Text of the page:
Tracing Vibrations

Many people suffer from vibrations, in this section I will provide some tips and suggestions for finding that illusive vibration. Vibrations come in two basic types, these are the vibrations from moving vehicles, and those from static vehicles both can be troublesome and many are easily found and rectified.

Static vehicles suffering from vibration are somewhat easier to find, so it generally needs the engine running to diagnose them, so begin by running the engine and listening for the area from which the noise is coming from. Most vibration noises are from loose items such as tin ware used as protection plates, or loose components which work loose through off road usage or snapped bolts or studs on moving components such as power steering pumps, fans, water pumps, or alternators.

Begin by running the engine at idle, if the noise is a tinny sound it is most likely some form of tin ware, some noises may only be diagnosed through revving the engine while the vehicle is stationary, and listening to highlight the area the noise is coming from. Check all the underbody, and other protection plates for tight bolts check the exhaust for any heat shields which may be rotten, or have rotted bolts, and check for any damaged items which may be hitting the underside of the vehicle. Check any engine components which may work loose such as hot air ducting pipes or any attachment or mounting bracket which holds another part or component.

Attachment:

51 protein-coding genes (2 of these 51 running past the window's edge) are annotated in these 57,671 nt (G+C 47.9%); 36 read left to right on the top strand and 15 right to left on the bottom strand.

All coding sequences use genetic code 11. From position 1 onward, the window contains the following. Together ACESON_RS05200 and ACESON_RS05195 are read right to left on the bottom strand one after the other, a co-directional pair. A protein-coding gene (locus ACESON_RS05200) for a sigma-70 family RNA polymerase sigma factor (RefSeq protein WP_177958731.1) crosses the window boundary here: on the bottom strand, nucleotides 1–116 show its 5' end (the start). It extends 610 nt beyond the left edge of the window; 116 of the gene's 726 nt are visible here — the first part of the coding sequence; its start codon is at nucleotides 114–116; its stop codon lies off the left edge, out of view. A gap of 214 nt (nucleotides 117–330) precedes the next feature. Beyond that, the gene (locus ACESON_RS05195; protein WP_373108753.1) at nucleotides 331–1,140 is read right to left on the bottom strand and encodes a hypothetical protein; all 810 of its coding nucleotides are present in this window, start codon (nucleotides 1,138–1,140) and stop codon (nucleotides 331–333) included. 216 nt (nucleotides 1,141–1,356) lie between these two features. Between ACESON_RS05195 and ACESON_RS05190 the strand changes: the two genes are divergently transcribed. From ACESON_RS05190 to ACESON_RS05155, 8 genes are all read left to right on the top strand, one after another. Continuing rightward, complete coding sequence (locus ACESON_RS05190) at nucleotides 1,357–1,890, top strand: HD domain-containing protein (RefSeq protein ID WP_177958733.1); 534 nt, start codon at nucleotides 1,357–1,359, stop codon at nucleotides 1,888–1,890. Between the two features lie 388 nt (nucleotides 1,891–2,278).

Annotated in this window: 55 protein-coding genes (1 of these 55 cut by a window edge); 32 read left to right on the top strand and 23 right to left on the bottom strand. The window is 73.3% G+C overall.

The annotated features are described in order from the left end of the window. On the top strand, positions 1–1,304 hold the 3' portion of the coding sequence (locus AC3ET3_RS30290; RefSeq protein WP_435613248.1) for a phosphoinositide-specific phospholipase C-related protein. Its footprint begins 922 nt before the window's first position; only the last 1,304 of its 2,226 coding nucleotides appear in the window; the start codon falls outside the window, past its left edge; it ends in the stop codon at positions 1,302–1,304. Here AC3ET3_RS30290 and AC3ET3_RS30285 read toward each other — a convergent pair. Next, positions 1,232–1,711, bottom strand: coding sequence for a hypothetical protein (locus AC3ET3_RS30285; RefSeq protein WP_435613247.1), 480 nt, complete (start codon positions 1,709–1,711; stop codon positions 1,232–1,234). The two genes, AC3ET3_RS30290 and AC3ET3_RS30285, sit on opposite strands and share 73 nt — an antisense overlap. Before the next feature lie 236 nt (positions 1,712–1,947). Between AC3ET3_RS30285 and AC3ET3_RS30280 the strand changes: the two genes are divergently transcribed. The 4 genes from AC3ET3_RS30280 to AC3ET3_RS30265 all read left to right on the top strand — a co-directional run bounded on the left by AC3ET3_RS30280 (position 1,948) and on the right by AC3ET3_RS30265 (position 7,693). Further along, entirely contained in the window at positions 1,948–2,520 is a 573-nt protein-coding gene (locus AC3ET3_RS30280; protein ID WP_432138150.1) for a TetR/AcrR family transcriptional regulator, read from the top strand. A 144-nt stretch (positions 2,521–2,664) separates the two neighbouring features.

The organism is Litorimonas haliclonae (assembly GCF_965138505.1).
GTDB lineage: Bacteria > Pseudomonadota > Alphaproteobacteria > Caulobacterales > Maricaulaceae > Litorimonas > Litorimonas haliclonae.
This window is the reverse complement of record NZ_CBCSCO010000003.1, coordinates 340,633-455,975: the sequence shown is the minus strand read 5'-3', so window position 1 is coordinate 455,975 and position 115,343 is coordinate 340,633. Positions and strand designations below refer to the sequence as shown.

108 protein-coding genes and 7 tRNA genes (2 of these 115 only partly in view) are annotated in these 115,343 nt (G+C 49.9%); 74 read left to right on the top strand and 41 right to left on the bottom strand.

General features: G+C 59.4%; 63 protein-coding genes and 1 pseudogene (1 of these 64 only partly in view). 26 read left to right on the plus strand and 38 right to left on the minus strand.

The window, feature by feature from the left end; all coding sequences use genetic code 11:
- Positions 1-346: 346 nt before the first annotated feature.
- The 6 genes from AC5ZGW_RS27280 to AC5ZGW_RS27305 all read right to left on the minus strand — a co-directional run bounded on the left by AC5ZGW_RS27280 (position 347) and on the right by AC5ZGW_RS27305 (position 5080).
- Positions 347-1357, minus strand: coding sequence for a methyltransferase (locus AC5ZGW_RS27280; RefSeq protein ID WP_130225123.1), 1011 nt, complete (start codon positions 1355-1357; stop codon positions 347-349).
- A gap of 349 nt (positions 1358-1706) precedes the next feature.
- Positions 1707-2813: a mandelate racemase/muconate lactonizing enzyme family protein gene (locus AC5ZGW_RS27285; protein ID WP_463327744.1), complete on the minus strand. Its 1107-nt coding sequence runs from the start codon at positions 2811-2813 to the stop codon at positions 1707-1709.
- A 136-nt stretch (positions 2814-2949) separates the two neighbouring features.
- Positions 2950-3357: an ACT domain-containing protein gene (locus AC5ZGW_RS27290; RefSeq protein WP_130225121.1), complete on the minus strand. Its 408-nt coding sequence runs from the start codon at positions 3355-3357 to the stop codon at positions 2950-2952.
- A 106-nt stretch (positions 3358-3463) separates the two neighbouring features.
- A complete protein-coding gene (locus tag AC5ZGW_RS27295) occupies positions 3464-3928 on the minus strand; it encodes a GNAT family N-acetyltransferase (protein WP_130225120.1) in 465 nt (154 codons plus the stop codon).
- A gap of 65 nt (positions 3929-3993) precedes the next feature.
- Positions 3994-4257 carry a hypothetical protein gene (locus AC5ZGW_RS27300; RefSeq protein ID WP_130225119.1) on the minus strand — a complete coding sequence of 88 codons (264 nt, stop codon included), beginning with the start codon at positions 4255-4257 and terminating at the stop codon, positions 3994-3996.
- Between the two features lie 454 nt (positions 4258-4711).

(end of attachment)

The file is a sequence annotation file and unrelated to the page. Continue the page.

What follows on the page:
Vibrations which are engine speed related can be any reciprocating part, begin by checking the tension of drive belts to power steering pumps, alternators, air conditioning compressors, and water pumps. Slacken off and remove all the belts and check the crankshaft pulley for any movement or out of round, then check each driven item in turn, particularly the pulleys for true and play, and ensure each item pivots correctly. If they do not pivot correctly it could be a loose, corroded, or snapped pivot bolt which is causing the problem.
If an item has any potential defect or play then suspect it, fit drive belts back one at a time and run the engine each time a belt is refitted, if the noise disappears, then reappears when a particular drive belt is refitted, you have the suspect item. If no reciprocating components are showing signs of being defective it could be the clutch, check this by removing the rubber from the clutch actuating fork in the gearbox bellhousing and look inside with a torch, you will see the clutch mechanism. Turn the engine by hand using an accomplice, you should see most forms of damage to the clutch and its mechanism as well as any missing bolts; you can also check the thrust bearing for play using a long screwdriver.
If you still have a vibration you need to look at the engine, if it has excess movement while idling it is most likely deteriorated or broken engine or gearbox mountings, so check these individually. Use an accomplice to rev the engine to see if this movement is excessive when the engine is revved, if you are not sure then compare your engine movement to another vehicle of the same type which is I good condition to make a valid comparison.